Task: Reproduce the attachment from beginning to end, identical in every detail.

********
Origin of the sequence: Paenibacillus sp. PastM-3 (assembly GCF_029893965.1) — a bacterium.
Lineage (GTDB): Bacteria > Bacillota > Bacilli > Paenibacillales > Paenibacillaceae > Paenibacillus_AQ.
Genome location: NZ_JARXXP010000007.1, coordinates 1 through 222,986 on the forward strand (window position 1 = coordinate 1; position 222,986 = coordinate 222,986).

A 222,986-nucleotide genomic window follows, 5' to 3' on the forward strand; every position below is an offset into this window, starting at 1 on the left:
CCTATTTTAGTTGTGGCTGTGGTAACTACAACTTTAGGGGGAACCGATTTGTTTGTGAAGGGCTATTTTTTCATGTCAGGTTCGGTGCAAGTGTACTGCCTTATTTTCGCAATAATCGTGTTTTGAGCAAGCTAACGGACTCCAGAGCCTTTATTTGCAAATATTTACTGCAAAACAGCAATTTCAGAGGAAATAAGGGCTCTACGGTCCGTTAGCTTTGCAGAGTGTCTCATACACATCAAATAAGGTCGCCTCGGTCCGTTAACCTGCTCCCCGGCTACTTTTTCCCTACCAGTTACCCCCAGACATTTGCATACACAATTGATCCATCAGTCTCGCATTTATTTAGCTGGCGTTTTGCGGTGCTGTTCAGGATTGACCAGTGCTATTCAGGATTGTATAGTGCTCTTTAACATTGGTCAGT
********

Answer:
Origin of the sequence: Paenibacillus sp. PastM-3 (assembly GCF_029893965.1) — a bacterium.
Lineage (GTDB): Bacteria > Bacillota > Bacilli > Paenibacillales > Paenibacillaceae > Paenibacillus_AQ.
Genome location: NZ_JARXXP010000007.1, coordinates 1 through 222,986 on the forward strand (window position 1 = coordinate 1; position 222,986 = coordinate 222,986).

A 222,986-nucleotide genomic window follows, 5' to 3' on the forward strand; every position below is an offset into this window, starting at 1 on the left:
CCTATTTTAGTTGTGGCTGTGGTAACTACAACTTTAGGGGGAACCGATTTGTTTGTGAAGGGCTATTTTTTCATGTCAGGTTCGGTGCAAGTGTACTGCCTTATTTTCGCAATAATCGTGTTTTGAGCAAGCTAACGGACTCCAGAGCCTTTATTTGCAAATATTTACTGCAAAACAGCAATTTCAGAGGAAATAAGGGCTCTACGGTCCGTTAGCTTTGCAGAGTGTCTCATACACATCAAATAAGGTCGCCTCGGTCCGTTAACCTGCTCCCCGGCTACTTTTTCCCTACCAGTTACCCCCAGACATTTGCATACACAATTGATCCATCAGTCTCGCATTTATTTAGCTGGCGTTTTGCGGTGCTGTTCAGGATTGACCAGTGCTATTCAGGATTGTATAGTGCTCTTTAACATTGGTCAGT